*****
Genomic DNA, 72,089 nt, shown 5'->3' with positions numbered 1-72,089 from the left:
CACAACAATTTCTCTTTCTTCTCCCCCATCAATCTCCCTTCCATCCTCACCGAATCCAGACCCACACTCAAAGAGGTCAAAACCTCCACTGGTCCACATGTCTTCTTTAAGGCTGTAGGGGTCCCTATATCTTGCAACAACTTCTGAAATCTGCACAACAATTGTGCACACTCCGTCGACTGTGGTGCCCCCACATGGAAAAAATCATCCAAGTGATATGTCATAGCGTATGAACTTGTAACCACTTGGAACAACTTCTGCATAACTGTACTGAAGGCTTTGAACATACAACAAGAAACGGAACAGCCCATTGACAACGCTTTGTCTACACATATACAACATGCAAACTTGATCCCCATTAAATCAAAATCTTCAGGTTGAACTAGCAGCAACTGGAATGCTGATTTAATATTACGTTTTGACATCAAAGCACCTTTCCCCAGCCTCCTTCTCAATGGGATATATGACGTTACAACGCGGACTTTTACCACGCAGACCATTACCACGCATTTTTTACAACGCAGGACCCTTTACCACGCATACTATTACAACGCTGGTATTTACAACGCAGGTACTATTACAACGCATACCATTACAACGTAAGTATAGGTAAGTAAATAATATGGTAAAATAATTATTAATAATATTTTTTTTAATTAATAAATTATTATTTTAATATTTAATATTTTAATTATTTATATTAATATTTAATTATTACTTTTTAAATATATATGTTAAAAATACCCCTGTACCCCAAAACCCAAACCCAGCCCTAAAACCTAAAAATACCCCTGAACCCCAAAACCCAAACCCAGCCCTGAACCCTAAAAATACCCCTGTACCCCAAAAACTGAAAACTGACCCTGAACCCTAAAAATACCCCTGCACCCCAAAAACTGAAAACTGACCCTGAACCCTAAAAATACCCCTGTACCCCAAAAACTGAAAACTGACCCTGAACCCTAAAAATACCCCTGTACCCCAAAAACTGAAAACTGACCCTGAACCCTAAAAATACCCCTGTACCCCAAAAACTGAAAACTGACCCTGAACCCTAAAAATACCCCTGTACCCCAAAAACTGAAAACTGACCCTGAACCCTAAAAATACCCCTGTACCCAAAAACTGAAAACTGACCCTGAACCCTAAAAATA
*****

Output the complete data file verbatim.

Genomic DNA, 72,089 nt, shown 5'->3' with positions numbered 1-72,089 from the left:
CACAACAATTTCTCTTTCTTCTCCCCCATCAATCTCCCTTCCATCCTCACCGAATCCAGACCCACACTCAAAGAGGTCAAAACCTCCACTGGTCCACATGTCTTCTTTAAGGCTGTAGGGGTCCCTATATCTTGCAACAACTTCTGAAATCTGCACAACAATTGTGCACACTCCGTCGACTGTGGTGCCCCCACATGGAAAAAATCATCCAAGTGATATGTCATAGCGTATGAACTTGTAACCACTTGGAACAACTTCTGCATAACTGTACTGAAGGCTTTGAACATACAACAAGAAACGGAACAGCCCATTGACAACGCTTTGTCTACACATATACAACATGCAAACTTGATCCCCATTAAATCAAAATCTTCAGGTTGAACTAGCAGCAACTGGAATGCTGATTTAATATTACGTTTTGACATCAAAGCACCTTTCCCCAGCCTCCTTCTCAATGGGATATATGACGTTACAACGCGGACTTTTACCACGCAGACCATTACCACGCATTTTTTACAACGCAGGACCCTTTACCACGCATACTATTACAACGCTGGTATTTACAACGCAGGTACTATTACAACGCATACCATTACAACGTAAGTATAGGTAAGTAAATAATATGGTAAAATAATTATTAATAATATTTTTTTTAATTAATAAATTATTATTTTAATATTTAATATTTTAATTATTTATATTAATATTTAATTATTACTTTTTAAATATATATGTTAAAAATACCCCTGTACCCCAAAACCCAAACCCAGCCCTAAAACCTAAAAATACCCCTGAACCCCAAAACCCAAACCCAGCCCTGAACCCTAAAAATACCCCTGTACCCCAAAAACTGAAAACTGACCCTGAACCCTAAAAATACCCCTGCACCCCAAAAACTGAAAACTGACCCTGAACCCTAAAAATACCCCTGTACCCCAAAAACTGAAAACTGACCCTGAACCCTAAAAATACCCCTGTACCCCAAAAACTGAAAACTGACCCTGAACCCTAAAAATACCCCTGTACCCCAAAAACTGAAAACTGACCCTGAACCCTAAAAATACCCCTGTACCCCAAAAACTGAAAACTGACCCTGAACCCTAAAAATACCCCTGTACCCAAAAACTGAAAACTGACCCTGAACCCTAAAAATA